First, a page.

Monitoring, also known as clinical surveillance, is ongoing patient assessments that identify problems and trigger responses (Mhyre et al., 2014). A warning system is a process that defines observation criteria and sets a limit to trigger a response (Mhyre et al., 2014). Although non-obstetric warning systems have existed for nearly twenty years, there has not been a system for obstetric women until recently.
Maternal morbidity and mortality are still on the rise in the United States. Severe maternal morbidity has risen by over 200% in the United States from 1993 to 2014 (Severe Maternal Morbidity, 2019). There are some known reasons for this increase; increases in maternal age, pre-pregnancy obesity, preexisting chronic medical conditions, and cesarean delivery (Queenan, 2015). Hemorrhage, hypertension, infection, and venous thrombosis with delays in recognition, diagnosis, and treatment cause many preventable maternal deaths (Mhyre et al., 2014).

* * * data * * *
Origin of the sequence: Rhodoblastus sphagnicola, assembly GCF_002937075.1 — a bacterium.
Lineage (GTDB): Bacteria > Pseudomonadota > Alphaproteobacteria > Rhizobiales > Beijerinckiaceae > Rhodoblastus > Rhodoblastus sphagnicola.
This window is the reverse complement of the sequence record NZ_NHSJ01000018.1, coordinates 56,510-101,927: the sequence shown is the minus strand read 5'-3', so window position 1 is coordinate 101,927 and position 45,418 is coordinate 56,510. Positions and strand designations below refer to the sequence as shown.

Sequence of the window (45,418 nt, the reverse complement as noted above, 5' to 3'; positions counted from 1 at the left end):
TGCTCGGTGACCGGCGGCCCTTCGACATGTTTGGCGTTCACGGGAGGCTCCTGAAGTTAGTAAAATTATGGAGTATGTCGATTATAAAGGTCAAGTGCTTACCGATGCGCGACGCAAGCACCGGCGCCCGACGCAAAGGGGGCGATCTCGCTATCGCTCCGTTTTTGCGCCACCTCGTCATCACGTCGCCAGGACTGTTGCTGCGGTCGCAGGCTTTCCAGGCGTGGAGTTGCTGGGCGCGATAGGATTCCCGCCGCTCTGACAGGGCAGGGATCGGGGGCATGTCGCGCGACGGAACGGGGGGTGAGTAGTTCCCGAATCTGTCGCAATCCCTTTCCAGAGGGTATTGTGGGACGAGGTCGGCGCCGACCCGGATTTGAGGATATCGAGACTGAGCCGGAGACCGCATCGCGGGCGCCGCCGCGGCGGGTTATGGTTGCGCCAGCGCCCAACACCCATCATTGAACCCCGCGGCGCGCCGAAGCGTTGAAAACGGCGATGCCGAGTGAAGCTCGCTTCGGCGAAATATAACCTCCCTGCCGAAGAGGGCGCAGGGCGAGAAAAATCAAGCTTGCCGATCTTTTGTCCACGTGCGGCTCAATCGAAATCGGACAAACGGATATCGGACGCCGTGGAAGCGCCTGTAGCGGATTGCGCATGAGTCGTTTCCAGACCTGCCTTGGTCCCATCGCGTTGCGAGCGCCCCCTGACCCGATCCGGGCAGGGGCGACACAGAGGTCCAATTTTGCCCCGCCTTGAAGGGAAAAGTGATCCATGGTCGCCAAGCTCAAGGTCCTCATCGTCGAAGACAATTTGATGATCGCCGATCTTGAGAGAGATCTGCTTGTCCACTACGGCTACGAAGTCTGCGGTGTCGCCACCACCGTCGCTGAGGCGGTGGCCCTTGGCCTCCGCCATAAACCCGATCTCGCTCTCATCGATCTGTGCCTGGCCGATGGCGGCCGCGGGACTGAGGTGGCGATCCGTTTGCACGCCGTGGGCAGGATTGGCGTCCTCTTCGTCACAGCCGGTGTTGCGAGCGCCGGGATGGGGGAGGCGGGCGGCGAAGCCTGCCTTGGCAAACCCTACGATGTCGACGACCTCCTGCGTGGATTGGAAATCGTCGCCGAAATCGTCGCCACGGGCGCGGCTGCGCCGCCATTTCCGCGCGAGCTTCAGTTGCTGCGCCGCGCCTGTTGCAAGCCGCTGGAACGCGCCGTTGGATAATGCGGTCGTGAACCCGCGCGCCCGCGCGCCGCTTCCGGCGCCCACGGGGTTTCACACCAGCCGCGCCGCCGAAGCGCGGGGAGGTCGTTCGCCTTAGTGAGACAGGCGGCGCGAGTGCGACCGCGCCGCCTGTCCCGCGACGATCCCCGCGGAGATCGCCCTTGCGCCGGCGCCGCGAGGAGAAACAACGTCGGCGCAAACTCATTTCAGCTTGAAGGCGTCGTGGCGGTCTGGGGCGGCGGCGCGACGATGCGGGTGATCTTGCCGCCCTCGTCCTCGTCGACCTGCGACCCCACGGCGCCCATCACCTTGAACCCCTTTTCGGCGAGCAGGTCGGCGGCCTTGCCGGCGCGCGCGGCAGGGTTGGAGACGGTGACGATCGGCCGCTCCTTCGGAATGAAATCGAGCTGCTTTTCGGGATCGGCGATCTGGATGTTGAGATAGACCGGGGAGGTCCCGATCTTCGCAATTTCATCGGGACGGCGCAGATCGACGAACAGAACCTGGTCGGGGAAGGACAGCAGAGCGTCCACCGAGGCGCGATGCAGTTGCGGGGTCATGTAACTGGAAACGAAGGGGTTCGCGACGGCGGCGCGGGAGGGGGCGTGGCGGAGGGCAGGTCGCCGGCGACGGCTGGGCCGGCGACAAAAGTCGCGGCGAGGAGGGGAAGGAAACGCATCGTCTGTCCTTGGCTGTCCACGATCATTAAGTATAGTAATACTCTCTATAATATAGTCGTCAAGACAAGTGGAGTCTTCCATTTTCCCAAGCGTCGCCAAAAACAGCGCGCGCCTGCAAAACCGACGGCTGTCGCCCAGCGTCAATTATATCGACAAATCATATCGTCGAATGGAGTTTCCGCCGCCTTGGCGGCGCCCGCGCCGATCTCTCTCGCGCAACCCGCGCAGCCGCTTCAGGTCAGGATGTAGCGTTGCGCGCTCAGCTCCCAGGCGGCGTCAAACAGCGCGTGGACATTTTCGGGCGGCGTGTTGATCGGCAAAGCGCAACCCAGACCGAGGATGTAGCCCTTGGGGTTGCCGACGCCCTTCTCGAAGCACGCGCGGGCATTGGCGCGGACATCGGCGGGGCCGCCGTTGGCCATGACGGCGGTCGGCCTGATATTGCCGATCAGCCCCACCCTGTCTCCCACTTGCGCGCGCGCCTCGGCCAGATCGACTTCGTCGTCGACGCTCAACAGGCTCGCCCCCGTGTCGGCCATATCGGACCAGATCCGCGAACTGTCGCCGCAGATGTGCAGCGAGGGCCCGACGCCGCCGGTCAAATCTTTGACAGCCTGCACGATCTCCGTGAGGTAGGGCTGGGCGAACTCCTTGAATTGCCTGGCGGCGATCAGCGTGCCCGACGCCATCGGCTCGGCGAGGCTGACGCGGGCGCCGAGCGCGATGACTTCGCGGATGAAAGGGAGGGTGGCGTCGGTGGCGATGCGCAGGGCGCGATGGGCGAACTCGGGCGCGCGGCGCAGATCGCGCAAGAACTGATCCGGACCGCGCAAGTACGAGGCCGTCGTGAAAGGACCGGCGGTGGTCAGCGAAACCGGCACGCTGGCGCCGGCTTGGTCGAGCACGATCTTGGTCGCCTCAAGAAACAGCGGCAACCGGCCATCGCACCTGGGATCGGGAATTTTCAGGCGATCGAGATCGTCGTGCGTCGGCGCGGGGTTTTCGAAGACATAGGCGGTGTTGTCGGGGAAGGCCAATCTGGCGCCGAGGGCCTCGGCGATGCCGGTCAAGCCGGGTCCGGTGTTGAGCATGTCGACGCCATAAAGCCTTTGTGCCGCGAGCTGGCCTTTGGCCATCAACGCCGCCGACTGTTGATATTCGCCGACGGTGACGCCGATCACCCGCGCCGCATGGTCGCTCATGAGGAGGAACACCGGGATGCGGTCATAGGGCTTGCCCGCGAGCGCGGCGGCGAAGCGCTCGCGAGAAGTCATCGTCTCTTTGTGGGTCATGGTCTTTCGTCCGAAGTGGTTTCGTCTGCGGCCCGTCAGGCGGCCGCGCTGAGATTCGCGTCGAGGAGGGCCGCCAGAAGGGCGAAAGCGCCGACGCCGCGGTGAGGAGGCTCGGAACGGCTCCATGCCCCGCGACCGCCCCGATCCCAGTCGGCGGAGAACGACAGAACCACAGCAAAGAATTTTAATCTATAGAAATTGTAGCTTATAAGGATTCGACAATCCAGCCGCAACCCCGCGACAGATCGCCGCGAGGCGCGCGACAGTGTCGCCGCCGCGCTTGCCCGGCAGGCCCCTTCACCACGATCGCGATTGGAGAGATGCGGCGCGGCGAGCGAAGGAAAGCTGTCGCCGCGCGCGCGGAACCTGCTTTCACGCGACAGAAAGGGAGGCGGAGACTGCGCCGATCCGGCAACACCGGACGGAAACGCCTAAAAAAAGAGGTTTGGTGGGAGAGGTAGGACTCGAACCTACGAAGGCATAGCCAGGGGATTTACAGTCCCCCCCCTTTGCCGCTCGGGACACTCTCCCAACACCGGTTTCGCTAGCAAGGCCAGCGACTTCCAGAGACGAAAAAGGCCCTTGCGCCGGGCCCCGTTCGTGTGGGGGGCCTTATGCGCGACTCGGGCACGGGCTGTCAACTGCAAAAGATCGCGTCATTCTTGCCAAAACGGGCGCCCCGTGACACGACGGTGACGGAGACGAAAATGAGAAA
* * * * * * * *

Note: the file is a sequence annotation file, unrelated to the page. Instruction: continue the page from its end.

From 2003 to 2005, the Saving Mothers' Lives report recommended a modified early obstetric warning system. This system assessed vital signs and scored the woman based on the results. An algorithm was then used to determine what the woman needed. The score showed whether the woman was fine, needed closer monitoring, or immediate attention (Behling & Renaud, 2015).